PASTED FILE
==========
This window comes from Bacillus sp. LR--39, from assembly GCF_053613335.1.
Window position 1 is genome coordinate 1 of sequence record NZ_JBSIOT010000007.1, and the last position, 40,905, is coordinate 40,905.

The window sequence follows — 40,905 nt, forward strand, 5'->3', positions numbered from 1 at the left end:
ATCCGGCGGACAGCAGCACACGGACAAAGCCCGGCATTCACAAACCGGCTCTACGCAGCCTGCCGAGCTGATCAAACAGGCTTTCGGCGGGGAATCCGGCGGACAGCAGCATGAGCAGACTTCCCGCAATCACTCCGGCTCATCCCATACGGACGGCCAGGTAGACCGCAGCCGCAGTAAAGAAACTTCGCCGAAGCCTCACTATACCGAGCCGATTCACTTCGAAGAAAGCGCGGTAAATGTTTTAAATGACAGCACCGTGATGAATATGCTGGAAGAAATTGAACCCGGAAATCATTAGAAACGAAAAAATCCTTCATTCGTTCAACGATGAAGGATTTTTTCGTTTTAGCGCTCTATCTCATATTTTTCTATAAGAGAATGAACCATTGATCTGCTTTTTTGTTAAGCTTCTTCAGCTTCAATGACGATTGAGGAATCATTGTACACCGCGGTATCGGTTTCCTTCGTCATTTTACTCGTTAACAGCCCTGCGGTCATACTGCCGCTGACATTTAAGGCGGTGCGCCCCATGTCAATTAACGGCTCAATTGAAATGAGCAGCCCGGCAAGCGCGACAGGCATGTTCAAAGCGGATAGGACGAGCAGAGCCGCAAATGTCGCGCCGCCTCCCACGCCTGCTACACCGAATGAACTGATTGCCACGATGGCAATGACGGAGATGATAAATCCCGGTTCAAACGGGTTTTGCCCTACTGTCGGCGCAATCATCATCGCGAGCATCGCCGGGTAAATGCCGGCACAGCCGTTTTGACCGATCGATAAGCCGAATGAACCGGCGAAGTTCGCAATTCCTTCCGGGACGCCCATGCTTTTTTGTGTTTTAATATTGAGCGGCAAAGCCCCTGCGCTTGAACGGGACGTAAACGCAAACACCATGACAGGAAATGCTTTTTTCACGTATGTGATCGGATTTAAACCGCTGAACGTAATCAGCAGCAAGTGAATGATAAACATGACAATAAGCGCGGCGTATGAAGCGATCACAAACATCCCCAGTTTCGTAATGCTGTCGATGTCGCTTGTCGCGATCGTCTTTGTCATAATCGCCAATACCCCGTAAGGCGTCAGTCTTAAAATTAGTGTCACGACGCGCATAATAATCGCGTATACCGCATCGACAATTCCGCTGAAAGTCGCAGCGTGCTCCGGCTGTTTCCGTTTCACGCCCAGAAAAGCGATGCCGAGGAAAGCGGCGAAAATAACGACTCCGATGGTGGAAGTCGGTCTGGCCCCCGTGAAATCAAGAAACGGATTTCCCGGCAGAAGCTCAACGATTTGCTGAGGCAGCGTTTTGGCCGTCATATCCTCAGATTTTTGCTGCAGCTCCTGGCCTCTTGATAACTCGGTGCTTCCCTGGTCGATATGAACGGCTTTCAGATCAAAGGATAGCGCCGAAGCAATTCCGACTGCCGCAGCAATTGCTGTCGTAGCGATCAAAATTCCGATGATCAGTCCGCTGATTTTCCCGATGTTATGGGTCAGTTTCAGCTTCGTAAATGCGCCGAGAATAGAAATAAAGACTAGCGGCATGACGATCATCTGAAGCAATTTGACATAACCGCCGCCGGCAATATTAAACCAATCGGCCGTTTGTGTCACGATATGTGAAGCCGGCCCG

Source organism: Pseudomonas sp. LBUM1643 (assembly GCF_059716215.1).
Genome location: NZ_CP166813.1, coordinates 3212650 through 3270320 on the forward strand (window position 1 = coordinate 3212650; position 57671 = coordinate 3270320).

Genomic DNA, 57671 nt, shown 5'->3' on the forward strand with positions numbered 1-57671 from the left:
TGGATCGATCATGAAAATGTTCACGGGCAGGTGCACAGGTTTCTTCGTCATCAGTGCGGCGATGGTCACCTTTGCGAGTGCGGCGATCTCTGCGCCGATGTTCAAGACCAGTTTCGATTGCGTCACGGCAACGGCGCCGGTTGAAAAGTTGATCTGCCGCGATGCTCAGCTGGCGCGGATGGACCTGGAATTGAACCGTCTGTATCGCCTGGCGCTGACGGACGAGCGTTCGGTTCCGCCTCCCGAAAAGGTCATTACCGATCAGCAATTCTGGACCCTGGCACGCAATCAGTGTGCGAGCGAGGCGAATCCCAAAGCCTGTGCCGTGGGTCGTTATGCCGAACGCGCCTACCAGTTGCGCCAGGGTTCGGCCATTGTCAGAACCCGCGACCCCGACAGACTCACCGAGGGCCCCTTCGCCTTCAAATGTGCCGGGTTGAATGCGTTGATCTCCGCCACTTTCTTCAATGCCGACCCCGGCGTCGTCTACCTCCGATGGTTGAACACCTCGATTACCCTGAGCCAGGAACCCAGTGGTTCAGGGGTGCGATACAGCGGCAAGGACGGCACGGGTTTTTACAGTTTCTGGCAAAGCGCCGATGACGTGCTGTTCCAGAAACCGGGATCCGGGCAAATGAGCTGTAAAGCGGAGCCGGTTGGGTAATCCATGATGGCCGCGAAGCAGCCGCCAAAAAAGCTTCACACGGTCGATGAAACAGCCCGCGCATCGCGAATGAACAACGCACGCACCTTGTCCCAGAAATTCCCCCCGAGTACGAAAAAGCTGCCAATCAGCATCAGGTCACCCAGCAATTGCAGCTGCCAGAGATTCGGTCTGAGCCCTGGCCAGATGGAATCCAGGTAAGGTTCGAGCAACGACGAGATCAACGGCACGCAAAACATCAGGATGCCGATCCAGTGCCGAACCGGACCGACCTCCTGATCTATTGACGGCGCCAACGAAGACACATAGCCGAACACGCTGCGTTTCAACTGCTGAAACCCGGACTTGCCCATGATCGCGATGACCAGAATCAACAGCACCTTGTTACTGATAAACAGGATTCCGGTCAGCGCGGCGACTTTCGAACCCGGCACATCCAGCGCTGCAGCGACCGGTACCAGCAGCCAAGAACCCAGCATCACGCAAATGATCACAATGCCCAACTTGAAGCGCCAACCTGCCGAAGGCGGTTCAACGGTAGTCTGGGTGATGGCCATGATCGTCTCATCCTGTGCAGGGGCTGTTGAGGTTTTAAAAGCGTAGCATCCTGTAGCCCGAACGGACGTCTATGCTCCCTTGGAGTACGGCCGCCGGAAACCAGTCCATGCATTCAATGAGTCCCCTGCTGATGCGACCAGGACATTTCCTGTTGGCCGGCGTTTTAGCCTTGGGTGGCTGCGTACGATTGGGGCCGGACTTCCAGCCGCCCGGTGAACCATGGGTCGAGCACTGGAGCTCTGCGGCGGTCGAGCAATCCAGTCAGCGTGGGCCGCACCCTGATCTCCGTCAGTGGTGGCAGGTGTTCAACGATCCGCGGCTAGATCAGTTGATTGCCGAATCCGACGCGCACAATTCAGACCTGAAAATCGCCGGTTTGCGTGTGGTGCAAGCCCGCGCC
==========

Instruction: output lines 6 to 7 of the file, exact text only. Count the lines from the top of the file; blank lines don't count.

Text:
Genome location: NZ_CP166813.1, coordinates 3212650 through 3270320 on the forward strand (window position 1 = coordinate 3212650; position 57671 = coordinate 3270320).

Genomic DNA, 57671 nt, shown 5'->3' on the forward strand with positions numbered 1-57671 from the left: